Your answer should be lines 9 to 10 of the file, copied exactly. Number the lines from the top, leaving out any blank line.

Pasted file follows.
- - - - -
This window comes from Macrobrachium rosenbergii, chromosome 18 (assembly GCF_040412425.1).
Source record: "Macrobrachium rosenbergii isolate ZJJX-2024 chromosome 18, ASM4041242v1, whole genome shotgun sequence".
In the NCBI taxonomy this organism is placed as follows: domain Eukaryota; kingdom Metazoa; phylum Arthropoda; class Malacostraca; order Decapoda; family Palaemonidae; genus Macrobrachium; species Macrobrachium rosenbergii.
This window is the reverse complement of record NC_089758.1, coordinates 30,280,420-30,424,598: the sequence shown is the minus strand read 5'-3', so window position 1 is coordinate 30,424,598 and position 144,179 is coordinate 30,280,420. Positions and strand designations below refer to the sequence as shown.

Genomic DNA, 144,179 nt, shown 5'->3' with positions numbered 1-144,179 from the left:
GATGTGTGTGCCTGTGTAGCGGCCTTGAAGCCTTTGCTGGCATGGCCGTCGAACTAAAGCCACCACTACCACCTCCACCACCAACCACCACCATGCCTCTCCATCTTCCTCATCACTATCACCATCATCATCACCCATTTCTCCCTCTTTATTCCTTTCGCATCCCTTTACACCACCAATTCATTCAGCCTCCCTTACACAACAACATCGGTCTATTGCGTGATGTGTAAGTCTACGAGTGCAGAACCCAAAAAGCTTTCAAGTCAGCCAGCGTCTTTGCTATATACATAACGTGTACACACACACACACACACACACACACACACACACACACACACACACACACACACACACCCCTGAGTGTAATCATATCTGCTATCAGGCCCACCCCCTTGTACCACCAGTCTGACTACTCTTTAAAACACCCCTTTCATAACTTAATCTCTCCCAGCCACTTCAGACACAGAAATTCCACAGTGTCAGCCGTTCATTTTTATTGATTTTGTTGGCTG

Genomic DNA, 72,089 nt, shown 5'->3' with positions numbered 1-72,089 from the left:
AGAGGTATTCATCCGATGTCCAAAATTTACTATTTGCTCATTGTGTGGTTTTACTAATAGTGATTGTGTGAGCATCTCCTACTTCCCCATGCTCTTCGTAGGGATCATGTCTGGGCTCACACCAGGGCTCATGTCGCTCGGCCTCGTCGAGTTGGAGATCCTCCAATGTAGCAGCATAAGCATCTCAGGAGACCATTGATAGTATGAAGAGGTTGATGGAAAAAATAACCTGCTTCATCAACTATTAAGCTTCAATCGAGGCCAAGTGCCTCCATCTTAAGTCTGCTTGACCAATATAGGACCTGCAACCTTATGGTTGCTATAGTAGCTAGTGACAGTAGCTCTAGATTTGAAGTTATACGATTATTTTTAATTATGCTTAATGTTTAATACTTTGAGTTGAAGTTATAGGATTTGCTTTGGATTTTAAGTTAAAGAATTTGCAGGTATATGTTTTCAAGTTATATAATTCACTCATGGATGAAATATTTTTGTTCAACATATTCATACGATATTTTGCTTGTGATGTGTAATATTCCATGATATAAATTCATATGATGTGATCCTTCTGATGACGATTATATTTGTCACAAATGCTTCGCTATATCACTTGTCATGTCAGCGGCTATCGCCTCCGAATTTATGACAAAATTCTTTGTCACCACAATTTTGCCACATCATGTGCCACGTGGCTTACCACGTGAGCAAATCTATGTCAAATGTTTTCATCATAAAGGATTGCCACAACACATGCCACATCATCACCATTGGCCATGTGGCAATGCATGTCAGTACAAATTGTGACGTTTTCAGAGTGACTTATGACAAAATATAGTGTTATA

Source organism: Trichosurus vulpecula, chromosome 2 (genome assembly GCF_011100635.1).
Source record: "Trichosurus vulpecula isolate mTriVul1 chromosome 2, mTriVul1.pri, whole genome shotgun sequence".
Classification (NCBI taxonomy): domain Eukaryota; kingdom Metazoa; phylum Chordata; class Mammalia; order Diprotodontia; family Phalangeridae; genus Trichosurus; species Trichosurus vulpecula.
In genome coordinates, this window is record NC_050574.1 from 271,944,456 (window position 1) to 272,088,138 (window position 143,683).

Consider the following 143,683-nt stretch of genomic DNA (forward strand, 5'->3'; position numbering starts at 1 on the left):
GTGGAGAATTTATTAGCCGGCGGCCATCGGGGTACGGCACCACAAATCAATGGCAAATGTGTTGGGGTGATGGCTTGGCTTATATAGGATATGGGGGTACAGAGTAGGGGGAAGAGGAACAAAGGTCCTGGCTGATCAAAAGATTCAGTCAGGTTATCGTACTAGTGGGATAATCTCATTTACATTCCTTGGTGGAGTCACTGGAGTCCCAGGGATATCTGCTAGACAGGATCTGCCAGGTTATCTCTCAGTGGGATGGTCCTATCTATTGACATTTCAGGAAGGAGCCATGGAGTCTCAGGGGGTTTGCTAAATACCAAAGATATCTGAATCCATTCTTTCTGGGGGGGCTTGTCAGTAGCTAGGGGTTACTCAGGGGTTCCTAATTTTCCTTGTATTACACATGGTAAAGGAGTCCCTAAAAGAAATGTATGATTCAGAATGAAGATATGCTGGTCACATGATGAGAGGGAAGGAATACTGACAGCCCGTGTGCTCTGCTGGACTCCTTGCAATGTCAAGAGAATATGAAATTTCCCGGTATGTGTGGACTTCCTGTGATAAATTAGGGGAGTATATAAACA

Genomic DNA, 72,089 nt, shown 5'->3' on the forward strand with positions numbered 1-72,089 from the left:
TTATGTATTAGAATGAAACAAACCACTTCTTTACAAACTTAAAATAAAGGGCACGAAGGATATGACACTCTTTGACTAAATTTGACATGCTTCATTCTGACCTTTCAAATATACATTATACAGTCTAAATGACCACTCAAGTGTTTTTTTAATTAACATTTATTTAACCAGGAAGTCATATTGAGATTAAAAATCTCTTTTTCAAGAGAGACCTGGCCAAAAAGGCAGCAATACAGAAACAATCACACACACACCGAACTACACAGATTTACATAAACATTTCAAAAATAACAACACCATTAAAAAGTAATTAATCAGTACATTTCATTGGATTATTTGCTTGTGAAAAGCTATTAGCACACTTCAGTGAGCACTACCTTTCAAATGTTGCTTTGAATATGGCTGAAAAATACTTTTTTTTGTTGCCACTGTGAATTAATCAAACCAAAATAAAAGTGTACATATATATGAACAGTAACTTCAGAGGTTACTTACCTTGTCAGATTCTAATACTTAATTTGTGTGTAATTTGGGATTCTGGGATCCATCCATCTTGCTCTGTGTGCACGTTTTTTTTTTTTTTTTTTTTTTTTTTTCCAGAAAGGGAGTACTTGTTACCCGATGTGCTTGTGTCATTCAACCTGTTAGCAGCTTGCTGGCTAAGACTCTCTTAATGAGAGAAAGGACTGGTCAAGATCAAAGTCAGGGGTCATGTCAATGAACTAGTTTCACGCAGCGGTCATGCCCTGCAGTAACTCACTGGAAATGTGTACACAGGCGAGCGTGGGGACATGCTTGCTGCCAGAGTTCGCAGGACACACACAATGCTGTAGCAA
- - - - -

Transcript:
Source organism: Trichosurus vulpecula, chromosome 2 (genome assembly GCF_011100635.1).
Source record: "Trichosurus vulpecula isolate mTriVul1 chromosome 2, mTriVul1.pri, whole genome shotgun sequence".